Court of International Trade sides with Canadian textile importer and dismisses Customs $4.5 million penalty claim.

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In a just released decision by the the U.S. Court of International Trade (CIT), the CIT dismissed U.S. Customs and Border Protection’s (CBP) efforts to collect $4.5 million in penalties against Tricots Liesse 1983, Inc. (Tricots), a Candian textile company importing goods into the US. The full text of the CIT Slip Op. 18-29 can be found here.

In the instant case, Tricots tried to correct NAFTA rules of origin claims by filing a prior disclosure with CBP. CBP issued an administrative penalty and duty demand while not providing Tricots an opporutnity for oral hearings during the administrative proceedings. CBP then filed suit against Tricots in the CIT to collect $4.5 MM in penalties and duties. In response, Tricots filed a motion to dismiss the claims because CBP did not allow Tricots the opportunity to attempt administrative remedies.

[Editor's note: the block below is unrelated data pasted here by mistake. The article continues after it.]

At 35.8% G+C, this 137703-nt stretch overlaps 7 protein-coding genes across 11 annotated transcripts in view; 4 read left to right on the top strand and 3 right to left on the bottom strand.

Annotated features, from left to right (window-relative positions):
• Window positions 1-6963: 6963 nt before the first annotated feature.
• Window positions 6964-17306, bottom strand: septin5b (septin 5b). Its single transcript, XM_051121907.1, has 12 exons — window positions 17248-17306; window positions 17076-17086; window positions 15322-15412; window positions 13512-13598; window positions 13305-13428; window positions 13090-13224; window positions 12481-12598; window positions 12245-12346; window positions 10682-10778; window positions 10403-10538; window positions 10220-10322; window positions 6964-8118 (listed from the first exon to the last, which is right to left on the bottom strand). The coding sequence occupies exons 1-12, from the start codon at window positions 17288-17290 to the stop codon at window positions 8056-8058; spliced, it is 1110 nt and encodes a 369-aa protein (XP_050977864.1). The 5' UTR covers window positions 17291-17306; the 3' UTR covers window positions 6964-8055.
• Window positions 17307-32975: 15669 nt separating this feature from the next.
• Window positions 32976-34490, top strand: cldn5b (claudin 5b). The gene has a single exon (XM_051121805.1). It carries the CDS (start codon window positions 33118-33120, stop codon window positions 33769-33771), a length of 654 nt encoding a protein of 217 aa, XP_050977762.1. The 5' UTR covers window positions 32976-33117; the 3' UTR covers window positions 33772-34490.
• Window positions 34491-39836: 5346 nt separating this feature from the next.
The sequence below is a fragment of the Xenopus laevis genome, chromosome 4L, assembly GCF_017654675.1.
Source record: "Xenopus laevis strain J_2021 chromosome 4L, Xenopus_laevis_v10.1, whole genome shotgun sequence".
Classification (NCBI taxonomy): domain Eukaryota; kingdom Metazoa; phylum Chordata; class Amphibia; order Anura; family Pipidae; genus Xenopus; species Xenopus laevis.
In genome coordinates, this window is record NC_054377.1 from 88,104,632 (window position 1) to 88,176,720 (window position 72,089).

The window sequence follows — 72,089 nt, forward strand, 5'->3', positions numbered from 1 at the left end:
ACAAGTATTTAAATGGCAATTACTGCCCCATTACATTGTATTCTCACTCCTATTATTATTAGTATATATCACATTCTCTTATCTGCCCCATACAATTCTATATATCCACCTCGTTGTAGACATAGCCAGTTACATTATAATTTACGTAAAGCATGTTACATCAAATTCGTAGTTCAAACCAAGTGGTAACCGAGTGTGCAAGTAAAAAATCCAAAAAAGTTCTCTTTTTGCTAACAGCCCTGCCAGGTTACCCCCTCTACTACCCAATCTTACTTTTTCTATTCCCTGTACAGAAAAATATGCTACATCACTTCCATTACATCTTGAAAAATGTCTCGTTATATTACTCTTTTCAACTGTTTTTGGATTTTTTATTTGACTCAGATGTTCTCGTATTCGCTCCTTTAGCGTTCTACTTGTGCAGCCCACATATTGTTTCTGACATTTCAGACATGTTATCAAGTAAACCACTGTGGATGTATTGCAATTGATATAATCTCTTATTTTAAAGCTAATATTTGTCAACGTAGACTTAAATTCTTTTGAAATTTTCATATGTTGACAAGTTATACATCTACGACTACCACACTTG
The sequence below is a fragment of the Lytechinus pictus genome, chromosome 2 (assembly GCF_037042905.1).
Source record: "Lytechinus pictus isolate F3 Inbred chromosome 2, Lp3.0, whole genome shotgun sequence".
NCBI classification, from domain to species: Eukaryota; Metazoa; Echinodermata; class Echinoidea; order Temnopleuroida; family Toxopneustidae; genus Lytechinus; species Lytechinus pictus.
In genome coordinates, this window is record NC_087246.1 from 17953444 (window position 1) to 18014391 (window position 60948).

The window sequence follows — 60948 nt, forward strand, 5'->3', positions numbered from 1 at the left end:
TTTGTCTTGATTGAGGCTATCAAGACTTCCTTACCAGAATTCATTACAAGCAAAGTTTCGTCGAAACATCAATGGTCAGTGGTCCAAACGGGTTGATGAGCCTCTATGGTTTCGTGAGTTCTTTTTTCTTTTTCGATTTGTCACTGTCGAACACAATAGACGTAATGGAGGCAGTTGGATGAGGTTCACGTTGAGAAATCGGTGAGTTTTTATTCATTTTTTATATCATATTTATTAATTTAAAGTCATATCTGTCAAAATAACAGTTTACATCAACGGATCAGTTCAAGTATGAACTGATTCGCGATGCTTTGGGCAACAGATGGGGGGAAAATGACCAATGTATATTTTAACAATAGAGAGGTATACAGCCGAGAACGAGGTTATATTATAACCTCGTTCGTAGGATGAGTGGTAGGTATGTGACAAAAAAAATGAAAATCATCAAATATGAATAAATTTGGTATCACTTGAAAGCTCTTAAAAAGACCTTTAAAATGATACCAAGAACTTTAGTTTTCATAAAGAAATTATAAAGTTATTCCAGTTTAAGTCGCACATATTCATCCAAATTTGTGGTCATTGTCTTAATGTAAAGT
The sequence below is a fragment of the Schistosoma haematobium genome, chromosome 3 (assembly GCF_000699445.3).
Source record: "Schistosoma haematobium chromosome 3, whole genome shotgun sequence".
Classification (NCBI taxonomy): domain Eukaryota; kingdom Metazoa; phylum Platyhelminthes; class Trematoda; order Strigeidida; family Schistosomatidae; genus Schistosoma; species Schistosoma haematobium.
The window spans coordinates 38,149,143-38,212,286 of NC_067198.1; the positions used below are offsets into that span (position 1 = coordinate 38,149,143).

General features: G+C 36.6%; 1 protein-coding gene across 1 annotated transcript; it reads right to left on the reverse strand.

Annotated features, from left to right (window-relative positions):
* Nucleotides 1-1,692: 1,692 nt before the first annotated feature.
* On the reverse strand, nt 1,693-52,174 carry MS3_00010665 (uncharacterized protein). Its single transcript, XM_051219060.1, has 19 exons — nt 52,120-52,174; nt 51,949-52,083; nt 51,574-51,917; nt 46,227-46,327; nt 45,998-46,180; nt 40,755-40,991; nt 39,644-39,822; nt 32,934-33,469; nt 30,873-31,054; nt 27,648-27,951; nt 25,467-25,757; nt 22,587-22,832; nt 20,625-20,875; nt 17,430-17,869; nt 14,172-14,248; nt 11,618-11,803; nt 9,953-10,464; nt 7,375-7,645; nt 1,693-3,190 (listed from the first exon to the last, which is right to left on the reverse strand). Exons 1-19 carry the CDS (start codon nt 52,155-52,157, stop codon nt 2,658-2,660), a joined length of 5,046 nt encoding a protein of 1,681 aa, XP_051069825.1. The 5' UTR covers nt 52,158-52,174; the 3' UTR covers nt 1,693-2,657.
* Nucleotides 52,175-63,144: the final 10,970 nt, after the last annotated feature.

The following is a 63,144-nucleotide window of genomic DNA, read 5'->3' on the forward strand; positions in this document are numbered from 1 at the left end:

In short, the CIT opinion faults CBP for not allowing Tricots a “reasonable opportunity” to make oral representations after issuing the penalty notice. This decision helps future importers by ensuring any importer has the opportunity to receive an administrative hearing before CBP imposes a penalty.

If you have received a penalty notice from Customs and need assistance, contact experienced trade and customs attorney David Hsu at 832-896-6288, or by email at attorney.dave@yahoo.com.